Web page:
I could be wrong, Mardell may just have a saintly temperament and a kind soul. More likely though, he’s been suppressing a rage induced stomach ulcer since late-2009 for want of unleashing the rational dogs of war on his Washington associates. Sadly though, he has to respect his duty as the BBC’s man on the hill, he has to sustain relationships, access, necessary friendships of circumstance. It probably wouldn’t do for the regional lead correspondent of the finest broadcast entity on the planet to go around calling John Boehner and Eric Cantor a pair of feckless t@*!s.

The restraint and professionalism needed for his job are more than likely beyond me by half, at least in these rowdy days of my commentating infancy. I want to be able to get a little visceral from time to time, of course without pushing things into soapbox territory, as I think some issues deserve a little more emotional investment in order for more people to grasp their severity. Shucks, it probably also spices up the reading experience a bit.

Every time I read a Mardell article I find myself reading between the lines. Again, I could be way off the truth but I think there’s often more this correspondent wants to say, so I’m going to try and say it for him. With no small amount of audacity I anoint myself the voice of his inner fury and exasperation.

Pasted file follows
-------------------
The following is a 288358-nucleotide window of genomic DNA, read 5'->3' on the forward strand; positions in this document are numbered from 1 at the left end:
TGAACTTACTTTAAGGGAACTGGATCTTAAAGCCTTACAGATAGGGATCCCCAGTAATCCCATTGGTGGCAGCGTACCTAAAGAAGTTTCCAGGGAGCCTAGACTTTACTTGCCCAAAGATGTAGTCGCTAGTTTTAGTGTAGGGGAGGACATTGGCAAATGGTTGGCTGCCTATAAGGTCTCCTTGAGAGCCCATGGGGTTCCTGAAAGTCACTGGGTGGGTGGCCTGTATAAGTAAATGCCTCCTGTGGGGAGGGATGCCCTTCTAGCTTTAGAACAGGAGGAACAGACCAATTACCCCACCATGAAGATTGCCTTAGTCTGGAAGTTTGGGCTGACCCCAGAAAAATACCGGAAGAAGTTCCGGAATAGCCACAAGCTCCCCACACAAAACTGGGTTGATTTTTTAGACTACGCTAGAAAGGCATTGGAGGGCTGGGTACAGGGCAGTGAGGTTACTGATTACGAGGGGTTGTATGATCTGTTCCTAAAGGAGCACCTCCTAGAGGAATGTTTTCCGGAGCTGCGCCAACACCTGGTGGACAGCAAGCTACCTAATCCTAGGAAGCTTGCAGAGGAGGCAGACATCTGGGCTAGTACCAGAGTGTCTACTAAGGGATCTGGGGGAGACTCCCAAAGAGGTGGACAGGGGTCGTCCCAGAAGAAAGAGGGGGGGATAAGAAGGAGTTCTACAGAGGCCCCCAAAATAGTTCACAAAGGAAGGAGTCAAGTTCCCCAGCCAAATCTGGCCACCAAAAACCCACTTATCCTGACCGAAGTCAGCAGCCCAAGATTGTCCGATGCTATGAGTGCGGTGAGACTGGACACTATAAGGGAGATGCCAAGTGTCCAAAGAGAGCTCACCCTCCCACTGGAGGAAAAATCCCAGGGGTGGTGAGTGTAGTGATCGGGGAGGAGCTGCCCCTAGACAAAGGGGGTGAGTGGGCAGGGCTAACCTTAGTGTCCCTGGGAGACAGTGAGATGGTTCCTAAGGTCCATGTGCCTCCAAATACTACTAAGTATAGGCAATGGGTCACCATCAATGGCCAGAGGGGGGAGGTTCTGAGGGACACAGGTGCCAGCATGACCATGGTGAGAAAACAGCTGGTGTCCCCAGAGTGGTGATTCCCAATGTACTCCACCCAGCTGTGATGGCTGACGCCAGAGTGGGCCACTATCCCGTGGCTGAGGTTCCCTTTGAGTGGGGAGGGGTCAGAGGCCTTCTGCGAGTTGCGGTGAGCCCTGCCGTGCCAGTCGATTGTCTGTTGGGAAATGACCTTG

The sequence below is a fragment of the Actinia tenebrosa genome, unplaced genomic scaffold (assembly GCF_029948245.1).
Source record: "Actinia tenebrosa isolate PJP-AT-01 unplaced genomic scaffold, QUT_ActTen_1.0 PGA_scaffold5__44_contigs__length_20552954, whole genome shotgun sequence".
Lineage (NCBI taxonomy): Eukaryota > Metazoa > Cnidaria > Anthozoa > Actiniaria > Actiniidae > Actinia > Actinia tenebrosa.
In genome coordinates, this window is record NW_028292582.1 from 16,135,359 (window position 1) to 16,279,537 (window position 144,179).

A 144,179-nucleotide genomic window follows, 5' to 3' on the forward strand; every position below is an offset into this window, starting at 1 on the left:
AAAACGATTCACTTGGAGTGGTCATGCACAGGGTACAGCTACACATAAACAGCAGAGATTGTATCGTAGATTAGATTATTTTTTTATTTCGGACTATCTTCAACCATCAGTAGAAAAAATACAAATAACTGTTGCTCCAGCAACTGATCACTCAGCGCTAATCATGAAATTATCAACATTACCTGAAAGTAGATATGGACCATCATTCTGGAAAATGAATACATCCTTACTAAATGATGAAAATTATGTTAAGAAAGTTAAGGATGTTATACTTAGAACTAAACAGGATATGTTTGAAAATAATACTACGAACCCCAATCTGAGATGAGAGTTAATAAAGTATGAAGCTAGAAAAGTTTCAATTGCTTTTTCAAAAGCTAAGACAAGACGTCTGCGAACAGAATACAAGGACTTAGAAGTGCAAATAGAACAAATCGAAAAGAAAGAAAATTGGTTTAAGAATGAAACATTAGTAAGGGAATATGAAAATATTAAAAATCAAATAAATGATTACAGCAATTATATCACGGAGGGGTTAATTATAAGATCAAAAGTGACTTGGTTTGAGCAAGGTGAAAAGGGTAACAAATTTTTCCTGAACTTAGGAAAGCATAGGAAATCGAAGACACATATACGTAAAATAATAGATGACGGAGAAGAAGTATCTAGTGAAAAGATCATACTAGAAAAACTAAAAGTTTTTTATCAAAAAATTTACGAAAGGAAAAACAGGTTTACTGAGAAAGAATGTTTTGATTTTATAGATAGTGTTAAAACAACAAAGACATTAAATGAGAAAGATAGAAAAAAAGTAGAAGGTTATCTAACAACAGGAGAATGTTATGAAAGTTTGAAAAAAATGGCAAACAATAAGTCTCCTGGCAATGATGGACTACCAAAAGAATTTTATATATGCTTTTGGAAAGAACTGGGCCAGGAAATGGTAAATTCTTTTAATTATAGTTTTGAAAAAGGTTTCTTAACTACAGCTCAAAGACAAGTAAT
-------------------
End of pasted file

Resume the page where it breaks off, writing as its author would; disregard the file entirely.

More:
To briefly kick things off, I draw your attention to his latest piece on gun control, from the halls of an Indiana arms market. A sterling example of journalistic discipline if ever there was, he relays the scene and the thoughts of its denizens with even-handed clarity, and somehow manages to portray the debate as one of two sides, each possessing legitimate views and sane dispositions.

Now I daresay there is a great deal of truth to the mysterious and intoxicating allure of firearms, they are sleek, functional symbols of power, which he rightly indicates. I used to thoroughly enjoy wielding a shotgun in the appropriate environment. But what I and any sensible person, thus I include Mardell, should surely be thinking is this – the person who for no defensible reason wants the right to own the most lethal of devices, has no place in civilised society. This culture is, after all other considerations, terrifying and irresponsible and should be dismantled.

You’re quite welcome Mark. More entirely subjective interpretation of your meaning to follow.

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Simon Jenkins on Drones

First, a brief introduction. Simon Jenkins is the sort of high-calibre contributor of well-informed opinion, these days primarily for the Guardian, whose reputation and general quality I aspire to achieve. A sound ambition, but I’m no sycophant, and Jenkins is one of a few prominent columnists whom I enjoy but also frequently take distinct issue with.